RT: How has attending the institute changed you as a leader?

MB: It's strengthened my resolve around the Indigenization of the university. It's strengthened my resolve around the importance of education – that's the world I come from, the world I work in, and the world that I can have an impact on. I think one of the things that I really understood when I was there was the importance of the leadership of the university, making this a priority and then putting resources behind that. The other thing that really changed me was gaining the understanding that we have to allow our Indigenous community to become empowered. To do that, sometimes we have to change the rules and the systems in which we work.

RT: I was curious about that, because you placed a lot of emphasis on the Elders, and all the knowledge that they hold and share with their community. Some of them have never had formal education. Is there something to be said about that cross section?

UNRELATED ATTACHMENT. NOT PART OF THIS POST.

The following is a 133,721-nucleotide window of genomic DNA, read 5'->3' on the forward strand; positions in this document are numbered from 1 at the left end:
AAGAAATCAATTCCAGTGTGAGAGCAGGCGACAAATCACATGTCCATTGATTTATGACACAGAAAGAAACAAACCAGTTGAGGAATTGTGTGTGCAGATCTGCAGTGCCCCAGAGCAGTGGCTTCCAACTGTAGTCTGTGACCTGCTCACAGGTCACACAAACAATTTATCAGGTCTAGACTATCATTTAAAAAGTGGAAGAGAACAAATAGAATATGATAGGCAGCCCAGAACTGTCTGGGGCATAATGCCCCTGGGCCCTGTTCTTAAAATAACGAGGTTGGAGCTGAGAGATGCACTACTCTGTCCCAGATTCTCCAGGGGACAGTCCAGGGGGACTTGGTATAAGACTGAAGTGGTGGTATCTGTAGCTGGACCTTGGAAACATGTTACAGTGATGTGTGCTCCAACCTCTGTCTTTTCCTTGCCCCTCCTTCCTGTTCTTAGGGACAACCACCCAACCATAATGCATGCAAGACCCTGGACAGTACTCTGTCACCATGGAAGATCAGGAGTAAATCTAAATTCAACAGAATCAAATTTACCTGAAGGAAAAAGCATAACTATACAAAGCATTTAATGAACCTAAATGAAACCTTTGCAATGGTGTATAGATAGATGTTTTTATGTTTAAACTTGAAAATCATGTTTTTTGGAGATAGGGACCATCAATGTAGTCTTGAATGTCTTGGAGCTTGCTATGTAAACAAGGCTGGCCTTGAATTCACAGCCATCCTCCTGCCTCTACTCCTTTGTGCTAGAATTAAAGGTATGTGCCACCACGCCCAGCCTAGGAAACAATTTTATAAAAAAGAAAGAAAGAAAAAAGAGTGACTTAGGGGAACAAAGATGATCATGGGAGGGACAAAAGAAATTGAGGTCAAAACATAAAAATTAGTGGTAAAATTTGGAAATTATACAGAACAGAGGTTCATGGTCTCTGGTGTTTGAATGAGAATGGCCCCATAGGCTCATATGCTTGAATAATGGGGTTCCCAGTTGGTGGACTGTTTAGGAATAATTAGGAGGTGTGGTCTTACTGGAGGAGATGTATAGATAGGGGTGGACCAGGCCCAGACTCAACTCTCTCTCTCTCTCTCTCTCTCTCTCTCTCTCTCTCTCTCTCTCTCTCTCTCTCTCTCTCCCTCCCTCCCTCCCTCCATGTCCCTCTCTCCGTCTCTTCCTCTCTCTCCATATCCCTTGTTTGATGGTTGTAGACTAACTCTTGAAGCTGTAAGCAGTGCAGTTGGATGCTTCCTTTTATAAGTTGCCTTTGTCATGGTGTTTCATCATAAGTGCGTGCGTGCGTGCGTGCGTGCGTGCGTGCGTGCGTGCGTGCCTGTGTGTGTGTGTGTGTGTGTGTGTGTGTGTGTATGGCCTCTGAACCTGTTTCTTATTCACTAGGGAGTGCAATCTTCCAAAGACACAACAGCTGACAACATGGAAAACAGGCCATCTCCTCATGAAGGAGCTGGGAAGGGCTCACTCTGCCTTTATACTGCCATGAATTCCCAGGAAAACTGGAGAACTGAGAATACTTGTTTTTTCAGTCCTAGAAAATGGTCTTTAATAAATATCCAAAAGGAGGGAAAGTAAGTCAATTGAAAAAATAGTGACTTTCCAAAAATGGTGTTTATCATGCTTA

MB: Absolutely. At Yukon, we saw that amongst the different Elders, some grew up on the land and their stories were sometimes difficult to hear. Some of them haven't gone to formal post-secondary institutions, but the wisdom and knowledge is incredible. We have so much to learn from the Indigenous Peoples of Canada – the way they live, the harmony with the land, the way they view relations, the way they view their relationship with the world and their spirituality. There's so much wisdom there.

In universities, we've often defined that wisdom by getting a paper published. I think that's one of the things we’re challenged with – how do we bring that into an institution, value it, and understand that we're dealing with knowledge that has been acquired over hundreds and thousands of years? It's critical knowledge that we have to start listening to. The storytelling is knowledge that we can't lose, and I think one of the responsibilities of universities is to keep knowledge advancing and growing.

Four Indigenous females wearing traditional regalia dance on stage